Welcome/Willkommen!

Hello and welcome. Hope you enjoy the images I have posted. Please do not reproduce them without my permission. Most are available as note/greeting cards or as prints/enlargements. Thank you for visiting my site and your comments.
Many have asked about the Header image above, which I named 'Eerie Genny'. It was originally shot with film [taken on the shore of the Genesee River near the Univ. of Rochester]. During the darkroom development, I flashed a light above the tray. The process, known as 'solarization', produces eerie, ghostlike effects; some have mistaken this image as an infra-red photo. Some 35+ years later, I scanned and digitized the print, and did a little modern day editing, and, voila.
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Thursday, December 28, 2017

Prague 6: Some Culture [Sky Watch Friday]

This posting will complete our tour of wonderful Prague. I must apologize to SWF for not showing any sky today; but, since it is #6 in the series, I am taking the liberty of showing them.
The morning of our last day began with an exploration of the Museum of Modern Art. This mirror-like wall near the entrance is difficult to describe. At first glance, I thought that the shimmering reflections was due to water running down the wall surface. But, actually, if I heard it correctly, huge fans were blowing air behind and against it. Evidently, the wall surface was flexible and fluttered under the powerful air stream. [If you look carefully, you can see me in the upper left quadrant wearing a beret and taking the shot.]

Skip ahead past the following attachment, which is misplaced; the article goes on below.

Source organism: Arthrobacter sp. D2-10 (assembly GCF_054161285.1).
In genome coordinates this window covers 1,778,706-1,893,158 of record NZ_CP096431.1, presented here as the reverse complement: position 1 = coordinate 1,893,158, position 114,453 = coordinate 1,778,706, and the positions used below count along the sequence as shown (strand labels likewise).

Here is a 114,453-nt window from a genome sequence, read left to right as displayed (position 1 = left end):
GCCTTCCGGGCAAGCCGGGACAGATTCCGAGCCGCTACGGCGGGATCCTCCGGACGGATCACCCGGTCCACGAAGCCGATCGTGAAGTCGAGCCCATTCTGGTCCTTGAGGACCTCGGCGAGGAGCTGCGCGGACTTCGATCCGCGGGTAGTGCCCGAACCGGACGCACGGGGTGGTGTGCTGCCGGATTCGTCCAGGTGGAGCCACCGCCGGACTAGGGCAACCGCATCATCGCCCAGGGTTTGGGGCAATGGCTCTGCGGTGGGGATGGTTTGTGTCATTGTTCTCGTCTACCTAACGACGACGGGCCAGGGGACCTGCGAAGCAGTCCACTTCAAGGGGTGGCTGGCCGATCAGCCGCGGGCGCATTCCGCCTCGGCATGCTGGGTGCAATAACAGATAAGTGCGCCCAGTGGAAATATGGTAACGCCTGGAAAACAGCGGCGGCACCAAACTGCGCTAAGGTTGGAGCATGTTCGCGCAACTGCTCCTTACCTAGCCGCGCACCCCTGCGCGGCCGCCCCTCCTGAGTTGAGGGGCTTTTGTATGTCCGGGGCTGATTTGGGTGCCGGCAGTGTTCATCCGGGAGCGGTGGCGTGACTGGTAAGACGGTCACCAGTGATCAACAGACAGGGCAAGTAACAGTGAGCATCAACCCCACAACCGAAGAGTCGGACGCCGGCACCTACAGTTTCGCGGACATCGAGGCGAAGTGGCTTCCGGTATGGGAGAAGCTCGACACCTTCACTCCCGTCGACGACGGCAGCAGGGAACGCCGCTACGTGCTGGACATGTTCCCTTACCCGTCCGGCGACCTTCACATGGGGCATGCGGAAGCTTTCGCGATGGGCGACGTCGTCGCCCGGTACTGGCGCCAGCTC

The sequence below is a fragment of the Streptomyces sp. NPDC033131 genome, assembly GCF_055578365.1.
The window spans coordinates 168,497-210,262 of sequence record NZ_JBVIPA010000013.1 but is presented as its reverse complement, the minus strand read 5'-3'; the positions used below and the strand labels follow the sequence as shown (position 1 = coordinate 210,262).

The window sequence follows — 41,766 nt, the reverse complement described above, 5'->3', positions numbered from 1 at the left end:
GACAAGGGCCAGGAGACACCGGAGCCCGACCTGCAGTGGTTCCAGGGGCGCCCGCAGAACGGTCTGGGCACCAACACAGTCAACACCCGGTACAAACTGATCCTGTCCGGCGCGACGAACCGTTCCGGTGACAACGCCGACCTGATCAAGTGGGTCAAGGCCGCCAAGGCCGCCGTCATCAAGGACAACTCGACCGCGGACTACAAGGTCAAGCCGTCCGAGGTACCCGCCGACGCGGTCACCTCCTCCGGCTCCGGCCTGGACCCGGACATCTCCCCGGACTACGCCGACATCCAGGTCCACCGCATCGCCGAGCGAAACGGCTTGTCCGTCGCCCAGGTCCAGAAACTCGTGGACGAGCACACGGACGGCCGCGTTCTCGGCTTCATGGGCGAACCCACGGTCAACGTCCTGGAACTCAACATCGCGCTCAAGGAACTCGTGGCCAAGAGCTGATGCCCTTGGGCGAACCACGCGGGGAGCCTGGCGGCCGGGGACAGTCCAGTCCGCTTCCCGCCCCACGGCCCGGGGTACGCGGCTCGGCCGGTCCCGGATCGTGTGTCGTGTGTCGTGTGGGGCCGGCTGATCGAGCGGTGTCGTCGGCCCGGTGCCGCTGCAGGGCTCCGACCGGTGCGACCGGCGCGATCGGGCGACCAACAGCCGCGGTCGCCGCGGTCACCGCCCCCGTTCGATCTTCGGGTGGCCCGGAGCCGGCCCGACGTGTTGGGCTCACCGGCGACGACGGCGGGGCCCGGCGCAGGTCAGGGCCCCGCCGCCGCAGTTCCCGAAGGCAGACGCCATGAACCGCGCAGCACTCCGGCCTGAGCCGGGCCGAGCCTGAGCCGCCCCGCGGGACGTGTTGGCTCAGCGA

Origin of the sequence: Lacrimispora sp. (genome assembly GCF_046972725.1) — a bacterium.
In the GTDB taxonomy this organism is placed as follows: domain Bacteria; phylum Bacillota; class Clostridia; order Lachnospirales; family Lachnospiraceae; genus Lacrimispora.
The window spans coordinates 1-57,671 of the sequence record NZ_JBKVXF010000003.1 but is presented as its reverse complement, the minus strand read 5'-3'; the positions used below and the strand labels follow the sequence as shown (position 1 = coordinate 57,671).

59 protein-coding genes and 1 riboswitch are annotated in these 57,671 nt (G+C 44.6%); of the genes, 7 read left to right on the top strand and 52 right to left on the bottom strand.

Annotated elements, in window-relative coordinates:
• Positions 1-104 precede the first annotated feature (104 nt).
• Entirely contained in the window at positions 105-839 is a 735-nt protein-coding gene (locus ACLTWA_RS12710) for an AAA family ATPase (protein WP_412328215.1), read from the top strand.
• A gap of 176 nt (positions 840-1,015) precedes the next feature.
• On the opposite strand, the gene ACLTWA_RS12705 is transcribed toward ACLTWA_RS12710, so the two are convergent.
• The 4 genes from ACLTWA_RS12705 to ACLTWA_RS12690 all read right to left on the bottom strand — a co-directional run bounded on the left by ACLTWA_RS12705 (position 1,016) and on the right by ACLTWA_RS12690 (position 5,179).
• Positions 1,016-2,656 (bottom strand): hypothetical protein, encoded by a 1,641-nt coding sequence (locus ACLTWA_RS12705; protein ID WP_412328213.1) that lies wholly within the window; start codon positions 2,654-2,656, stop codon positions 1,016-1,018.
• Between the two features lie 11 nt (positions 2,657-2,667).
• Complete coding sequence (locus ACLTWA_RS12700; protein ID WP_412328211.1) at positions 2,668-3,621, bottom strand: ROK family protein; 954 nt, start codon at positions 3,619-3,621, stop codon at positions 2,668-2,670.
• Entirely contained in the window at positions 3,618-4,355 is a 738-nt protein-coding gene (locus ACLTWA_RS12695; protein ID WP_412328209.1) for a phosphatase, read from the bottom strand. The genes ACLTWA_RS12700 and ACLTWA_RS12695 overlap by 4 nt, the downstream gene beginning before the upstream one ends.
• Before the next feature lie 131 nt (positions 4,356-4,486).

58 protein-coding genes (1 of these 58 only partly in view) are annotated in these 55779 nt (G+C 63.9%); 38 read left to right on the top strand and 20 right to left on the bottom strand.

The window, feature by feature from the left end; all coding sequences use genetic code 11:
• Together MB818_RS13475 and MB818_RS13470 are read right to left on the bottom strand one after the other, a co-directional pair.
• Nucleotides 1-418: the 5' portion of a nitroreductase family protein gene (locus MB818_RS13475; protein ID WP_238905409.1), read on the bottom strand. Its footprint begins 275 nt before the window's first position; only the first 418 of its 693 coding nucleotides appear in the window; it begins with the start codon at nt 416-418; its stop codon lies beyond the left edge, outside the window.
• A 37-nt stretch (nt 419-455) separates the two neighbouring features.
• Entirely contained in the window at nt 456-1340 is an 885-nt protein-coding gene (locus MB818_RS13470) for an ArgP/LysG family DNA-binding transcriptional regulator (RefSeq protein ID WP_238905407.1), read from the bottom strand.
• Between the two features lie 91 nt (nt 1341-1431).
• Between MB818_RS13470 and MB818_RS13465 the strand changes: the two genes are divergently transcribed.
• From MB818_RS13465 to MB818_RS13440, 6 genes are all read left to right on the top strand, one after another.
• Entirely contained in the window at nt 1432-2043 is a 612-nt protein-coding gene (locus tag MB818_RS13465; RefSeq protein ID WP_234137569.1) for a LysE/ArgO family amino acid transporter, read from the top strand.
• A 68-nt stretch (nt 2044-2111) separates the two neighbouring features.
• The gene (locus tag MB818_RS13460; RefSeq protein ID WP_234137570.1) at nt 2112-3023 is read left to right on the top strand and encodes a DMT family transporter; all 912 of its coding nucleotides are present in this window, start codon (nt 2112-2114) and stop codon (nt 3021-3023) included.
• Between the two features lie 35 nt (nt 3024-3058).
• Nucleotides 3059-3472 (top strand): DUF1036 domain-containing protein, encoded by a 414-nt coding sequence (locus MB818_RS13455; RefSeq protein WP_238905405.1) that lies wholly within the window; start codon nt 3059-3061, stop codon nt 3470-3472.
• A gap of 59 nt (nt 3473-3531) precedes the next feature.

One of the featured exhibits was that of Ai Weiwei, the Chinese dissident artist. It was an homage to refugees. The structure below seems to depict the plight of faceless ‘boat people’ in flight. The scale of the raft is enormous, easily 100 meters long [look at the individual standing below it in the right hand corner].


On our own for the afternoon, we walked to the Mucha Museum. Alfons Mucha was a prominent Art Nouveau artist in the early 20th century. In my post of St. Vitus’s Cathedral [see Prague 2], I showed his  stained glass window. The exhibition contains an overview of the work of Mucha featuring a set of posters made during his ‘Parisian Period’ [188701904],  including those made for the actress, Sarah Bernhardt. They are all in soft pastel colors, as seen in the samples below.




We rode back to the hotel by tram [seniors 70 and over can ride the bus, tram, or metro free of change]. After dinner, we were transported to the National Theater where we were treated to a performance of Antonin Dvorak’s opera, Rusalka. The interior of the theater was beautiful and ornate. My cell phone shots do not do justice to its grandeur.



This concludes our Vienna-Budapest-Prague trip postings. I hope you enjoyed them; I will return in mid-January with images from our Greece trip in 2005.
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